Using the VUIT-2 gear in the cockpit, Apache pilots in Iraq and Afghanistan receive live, streaming video from the unmanned aircraft as well as from fighter jets equipped with Sniper or Lightning targeting pods. "This gives the Apache helicopter a huge advantage," Col. Derek Paquette, Apache project manager, said in an Army.mil story from 2008, previewing the VUIT-2 capabilities. "Before the enemy even hears the Longbow, the crew has utilized VUIT-2 to gain situational awareness and identify the target. The crew then obtains clearance for fires and maneuvers to attack the target, all the while maintaining eyes on it using VUIT-2, and then launches a lethal barrage of weapons that will eliminate the target."
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Photo by: Robin Cofer, Apache PM Contractor/U.S. Army / Caption by:

RQ-7 Shadow

The Shadow is among the UAVs that can provide streaming video to the VUIT-2-equipped Apaches. The baseline interface for the arrangement is the One System Remote Video Terminal, or OSRVT, which was an Army top invention for 2008. The VUIT-2 upgrade honored this time around features, among other things, new software, reduced electro-magnetic interference, and exploitation of Vortex technology and encryption, according to the Army.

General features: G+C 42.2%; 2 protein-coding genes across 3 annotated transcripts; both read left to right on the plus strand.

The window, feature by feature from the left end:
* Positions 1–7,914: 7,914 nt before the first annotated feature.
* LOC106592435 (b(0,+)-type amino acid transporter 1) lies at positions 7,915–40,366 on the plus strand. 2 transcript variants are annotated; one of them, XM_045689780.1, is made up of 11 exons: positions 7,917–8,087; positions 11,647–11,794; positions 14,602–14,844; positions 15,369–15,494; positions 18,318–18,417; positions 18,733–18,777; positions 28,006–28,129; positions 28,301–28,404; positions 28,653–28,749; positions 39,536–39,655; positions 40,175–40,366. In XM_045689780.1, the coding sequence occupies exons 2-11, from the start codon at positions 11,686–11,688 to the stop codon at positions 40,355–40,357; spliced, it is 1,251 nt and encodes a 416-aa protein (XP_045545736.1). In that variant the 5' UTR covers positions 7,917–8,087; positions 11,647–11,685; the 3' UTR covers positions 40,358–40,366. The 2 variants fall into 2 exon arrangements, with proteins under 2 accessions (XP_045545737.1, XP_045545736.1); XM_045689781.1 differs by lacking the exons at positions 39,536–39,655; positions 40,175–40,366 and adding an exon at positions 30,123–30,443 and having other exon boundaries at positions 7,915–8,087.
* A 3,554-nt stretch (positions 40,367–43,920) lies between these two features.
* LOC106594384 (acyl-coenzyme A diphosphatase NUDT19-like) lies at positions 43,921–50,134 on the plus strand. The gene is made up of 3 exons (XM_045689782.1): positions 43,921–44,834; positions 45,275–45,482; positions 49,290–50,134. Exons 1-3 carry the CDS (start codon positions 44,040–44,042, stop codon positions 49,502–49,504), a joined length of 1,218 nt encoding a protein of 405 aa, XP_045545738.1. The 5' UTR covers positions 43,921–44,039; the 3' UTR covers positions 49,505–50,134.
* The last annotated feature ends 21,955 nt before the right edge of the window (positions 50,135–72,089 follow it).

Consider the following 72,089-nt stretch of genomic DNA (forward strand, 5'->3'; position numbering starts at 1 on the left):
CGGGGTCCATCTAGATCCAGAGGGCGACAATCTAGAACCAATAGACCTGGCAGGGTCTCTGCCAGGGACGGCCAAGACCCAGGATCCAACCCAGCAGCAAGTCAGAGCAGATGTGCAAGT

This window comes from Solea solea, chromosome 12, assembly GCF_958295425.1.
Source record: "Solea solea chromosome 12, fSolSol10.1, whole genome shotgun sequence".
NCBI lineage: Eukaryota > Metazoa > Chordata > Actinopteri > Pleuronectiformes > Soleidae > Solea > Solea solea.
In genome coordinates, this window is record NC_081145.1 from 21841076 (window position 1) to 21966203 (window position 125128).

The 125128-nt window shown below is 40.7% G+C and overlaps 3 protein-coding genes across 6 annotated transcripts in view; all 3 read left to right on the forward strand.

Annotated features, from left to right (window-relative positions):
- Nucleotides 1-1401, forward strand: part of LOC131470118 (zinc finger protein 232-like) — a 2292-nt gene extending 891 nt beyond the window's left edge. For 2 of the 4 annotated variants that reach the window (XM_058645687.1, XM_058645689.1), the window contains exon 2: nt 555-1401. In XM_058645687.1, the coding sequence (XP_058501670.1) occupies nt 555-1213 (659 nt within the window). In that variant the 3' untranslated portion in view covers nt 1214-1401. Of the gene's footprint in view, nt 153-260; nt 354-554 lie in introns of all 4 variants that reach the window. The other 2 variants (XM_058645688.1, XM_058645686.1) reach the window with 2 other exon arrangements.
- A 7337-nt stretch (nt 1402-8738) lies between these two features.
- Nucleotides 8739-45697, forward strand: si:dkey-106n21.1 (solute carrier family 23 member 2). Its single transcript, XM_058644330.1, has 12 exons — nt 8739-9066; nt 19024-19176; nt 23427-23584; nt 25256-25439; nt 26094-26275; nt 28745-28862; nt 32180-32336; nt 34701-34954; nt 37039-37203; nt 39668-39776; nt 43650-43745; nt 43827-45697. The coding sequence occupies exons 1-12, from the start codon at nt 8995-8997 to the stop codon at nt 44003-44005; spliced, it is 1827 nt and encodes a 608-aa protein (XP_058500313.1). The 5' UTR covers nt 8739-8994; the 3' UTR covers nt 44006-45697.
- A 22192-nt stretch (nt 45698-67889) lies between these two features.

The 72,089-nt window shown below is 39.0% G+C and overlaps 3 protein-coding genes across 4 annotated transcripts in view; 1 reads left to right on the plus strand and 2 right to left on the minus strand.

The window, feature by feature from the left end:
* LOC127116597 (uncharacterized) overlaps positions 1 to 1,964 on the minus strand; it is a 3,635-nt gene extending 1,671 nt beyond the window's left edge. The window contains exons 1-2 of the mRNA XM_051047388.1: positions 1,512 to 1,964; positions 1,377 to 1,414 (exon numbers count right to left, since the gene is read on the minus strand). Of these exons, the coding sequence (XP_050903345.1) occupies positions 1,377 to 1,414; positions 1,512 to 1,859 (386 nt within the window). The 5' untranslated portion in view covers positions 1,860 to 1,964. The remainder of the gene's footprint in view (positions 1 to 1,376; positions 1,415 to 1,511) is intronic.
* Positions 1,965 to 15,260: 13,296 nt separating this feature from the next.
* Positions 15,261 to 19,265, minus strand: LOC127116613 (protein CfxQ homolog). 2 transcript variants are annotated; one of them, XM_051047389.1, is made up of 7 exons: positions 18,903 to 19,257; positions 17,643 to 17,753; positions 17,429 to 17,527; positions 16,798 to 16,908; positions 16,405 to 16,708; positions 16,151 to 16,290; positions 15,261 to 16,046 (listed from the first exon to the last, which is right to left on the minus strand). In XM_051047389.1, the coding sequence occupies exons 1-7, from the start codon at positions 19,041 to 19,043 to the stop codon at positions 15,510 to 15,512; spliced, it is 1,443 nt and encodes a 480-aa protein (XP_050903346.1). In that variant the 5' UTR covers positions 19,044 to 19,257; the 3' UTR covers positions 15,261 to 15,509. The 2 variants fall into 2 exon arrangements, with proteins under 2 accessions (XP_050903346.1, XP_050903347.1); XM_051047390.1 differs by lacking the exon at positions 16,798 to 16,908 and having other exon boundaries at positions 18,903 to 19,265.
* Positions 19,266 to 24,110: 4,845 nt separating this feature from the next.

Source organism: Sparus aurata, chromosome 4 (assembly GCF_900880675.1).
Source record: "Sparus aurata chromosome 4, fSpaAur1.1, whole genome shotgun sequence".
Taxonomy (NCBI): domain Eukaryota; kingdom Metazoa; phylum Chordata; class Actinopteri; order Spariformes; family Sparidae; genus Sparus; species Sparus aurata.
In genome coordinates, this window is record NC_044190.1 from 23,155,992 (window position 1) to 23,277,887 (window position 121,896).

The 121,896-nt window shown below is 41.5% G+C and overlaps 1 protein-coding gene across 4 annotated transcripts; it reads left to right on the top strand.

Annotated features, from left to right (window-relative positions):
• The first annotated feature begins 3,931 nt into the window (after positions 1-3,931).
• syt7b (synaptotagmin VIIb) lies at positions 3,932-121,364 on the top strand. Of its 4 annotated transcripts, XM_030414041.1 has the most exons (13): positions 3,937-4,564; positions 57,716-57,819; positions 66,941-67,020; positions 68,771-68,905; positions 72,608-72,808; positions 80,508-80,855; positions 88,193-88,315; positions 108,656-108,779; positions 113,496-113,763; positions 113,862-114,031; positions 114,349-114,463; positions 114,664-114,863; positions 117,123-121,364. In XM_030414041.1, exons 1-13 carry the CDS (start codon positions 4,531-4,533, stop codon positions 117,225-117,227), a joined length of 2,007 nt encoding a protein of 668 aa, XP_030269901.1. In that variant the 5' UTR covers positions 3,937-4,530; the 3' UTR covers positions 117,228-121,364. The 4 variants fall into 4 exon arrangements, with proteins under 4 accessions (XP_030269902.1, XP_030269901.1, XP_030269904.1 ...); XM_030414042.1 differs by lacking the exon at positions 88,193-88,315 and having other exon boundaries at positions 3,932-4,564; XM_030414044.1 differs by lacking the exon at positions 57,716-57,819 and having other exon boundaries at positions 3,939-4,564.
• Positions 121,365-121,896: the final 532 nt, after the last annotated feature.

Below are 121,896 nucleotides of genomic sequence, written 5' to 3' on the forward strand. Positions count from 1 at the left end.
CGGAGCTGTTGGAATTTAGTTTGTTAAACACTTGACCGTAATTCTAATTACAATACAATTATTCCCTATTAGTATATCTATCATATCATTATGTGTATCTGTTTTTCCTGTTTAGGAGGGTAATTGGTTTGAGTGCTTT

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Photo by: U.S. Army / Caption by:

Burn Fluid Rescuscitation DSS

The Burn Fluid Resuscitation Decision Support System, or BRDSS, is a software application out of the U.S. Army Institute of Surgical Research. It's designed for medical staff at field hospitals who don't regularly provide care for burn victims. According to the Army: "It utilizes an algorithm to generate recommendations for IV fluid rates to improve fluid balance during the initial 48 hours after the burn and aims to avoid complications associated with inadequate or excessive resuscitation strategies." Among other things, it can help providers adjust infusion volumes according to body weight and burn size. The BRDSS was fielded in April 2009.
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Photo by: U.S. Army / Caption by:

CREW Duke 3

Another greatest invention for 2009 with a name that goes on and on is the Counter Radio Controlled Improvised Explosive Device Electronic Warfare Duke, version 3. Again, fortunately, there is a catchier acronym: CREW Duke 3. The Duke system is electronic gear added to a ground vehicle to provide protection against the remote-controlled roadside bombs known as IEDs.